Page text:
2009 AICP Symposium
Planning for Sustainable Communities:
It's More Than Being Green
October 28, 2009
National Building Museum
Pioneer Valley Planning Commission
Deputy Assistant Secretary for Policy
U.S. Department of Transportation
Senior Advisor for Sustainable Housing and Communities
U.S. Department of Housing and Urban Development
Associate Director for Green Regions
Metropolitan Institute at Virginia Tech
Director of Policy
American Planning Association
The 2009 AICP Symposium focused on policies and plans for fostering sustainable communities from a variety of scales.
Paul Farmer, FAICP, executive director and CEO of the American Planning Association, challenged participants to think critically about the term "sustainability." Planners have always employed a comprehensive viewpoint, he noted, and thinking about sustainability is at the heart of the profession.
Moderator Jason Jordan, APA director of policy and government affairs, outlined the symposium goals: to develop a dialogue between professionals at different scales; to discuss sustainability from a "triple-bottom line" perspective; and to highlight planning as a necessary part of sustainable outcomes — not a luxury.
Representing the federal perspective were Beth Osborne, deputy assistant secretary for transportation policy at the Department of Transportation, and Shelley Poticha, senior advisor for sustainable communities at the Department of Housing and Urban Development. They spoke about their work on the new Interagency Partnership for Sustainable Communities, which also includes the Environmental Protection Agency.
According to Osborne and Poticha, this groundbreaking initiative is set to coordinate the programs and funding streams of the three agencies so, for example, funding for affordable housing might be prioritized for projects that are built on former brownfield sites. Members of the partnership have developed six livability principles that will guide the work.
Tim Brennan of the Pioneer Valley Planning Commission spoke of the need to look regionally to make a sustainable impact, highlighting several innovative plans and projects of his organization, including a regional energy plan and a comprehensive plan that ties land use, transportation, economic development, and environmental stewardship.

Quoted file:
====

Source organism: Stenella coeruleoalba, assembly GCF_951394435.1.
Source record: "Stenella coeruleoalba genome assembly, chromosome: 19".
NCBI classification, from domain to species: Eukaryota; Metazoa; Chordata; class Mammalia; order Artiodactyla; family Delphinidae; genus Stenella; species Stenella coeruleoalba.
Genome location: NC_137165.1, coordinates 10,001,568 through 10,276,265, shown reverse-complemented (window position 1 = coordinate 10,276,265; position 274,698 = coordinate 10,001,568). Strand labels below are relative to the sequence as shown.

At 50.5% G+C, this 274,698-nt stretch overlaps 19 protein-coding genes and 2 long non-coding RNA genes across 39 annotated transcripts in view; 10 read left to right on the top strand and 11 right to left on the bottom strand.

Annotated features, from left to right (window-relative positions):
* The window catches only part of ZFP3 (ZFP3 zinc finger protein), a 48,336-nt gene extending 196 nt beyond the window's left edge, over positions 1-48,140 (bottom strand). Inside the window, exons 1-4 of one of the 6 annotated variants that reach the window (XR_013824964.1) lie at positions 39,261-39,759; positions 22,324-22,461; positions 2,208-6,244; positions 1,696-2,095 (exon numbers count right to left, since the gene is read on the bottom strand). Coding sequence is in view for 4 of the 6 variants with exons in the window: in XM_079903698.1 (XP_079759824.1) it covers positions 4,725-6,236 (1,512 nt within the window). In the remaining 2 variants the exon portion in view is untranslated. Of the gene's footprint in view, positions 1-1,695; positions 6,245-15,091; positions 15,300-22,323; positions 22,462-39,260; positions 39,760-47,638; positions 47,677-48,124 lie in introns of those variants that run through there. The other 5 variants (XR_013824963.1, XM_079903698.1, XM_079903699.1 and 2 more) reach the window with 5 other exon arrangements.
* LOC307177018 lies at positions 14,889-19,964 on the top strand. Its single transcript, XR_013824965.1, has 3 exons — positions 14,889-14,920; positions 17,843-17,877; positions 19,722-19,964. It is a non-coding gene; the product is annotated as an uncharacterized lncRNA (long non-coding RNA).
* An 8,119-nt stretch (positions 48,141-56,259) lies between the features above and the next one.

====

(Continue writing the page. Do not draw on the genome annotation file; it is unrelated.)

Brennan noted the importance of local support and proudly displayed the signatures of local elected officials who had signed on in support of the region's plan. He challenged the professionals in the room to think big, noting that the planning profession is a vocation, and that we need to start thinking of innovative "22nd century plans" today.
From the local perspective, Joseph Schilling of Virginia Tech's Alexandria Center and director of the Metropolitan Institute's Green Region's Initiative spoke of producing an "Eco-City" plan for Alexandria, Virginia. He called it Alexandria's "sustainability journey," noting that while the initial impetus for developing the plan was purely environmental, the plan grew to include broader sustainability goals such as public health, green jobs, and transportation options.
While some residents were initially resistant to the term "sustainability," a process of public participation and outreach allowed residents to take ownership of the concept, and the term gained acceptance. Schilling covered eight lessons learned for local communities seeking to develop integrated sustainability plans.
In the moderated session, panelists addressed the question of rural communities, responding to critiques that sustainability initiatives are "directed toward urban centers." Osborne noted that one of the largest challenges facing rural areas is the mobility of an aging population. Poticha and Osborne outlined the importance of developing communities that allow residents to stay in place as they age, provide economic opportunity, and provide opportunities for mobility. Brennan again stressed the regional perspective, noting that the cities and rural areas are reliant on each other.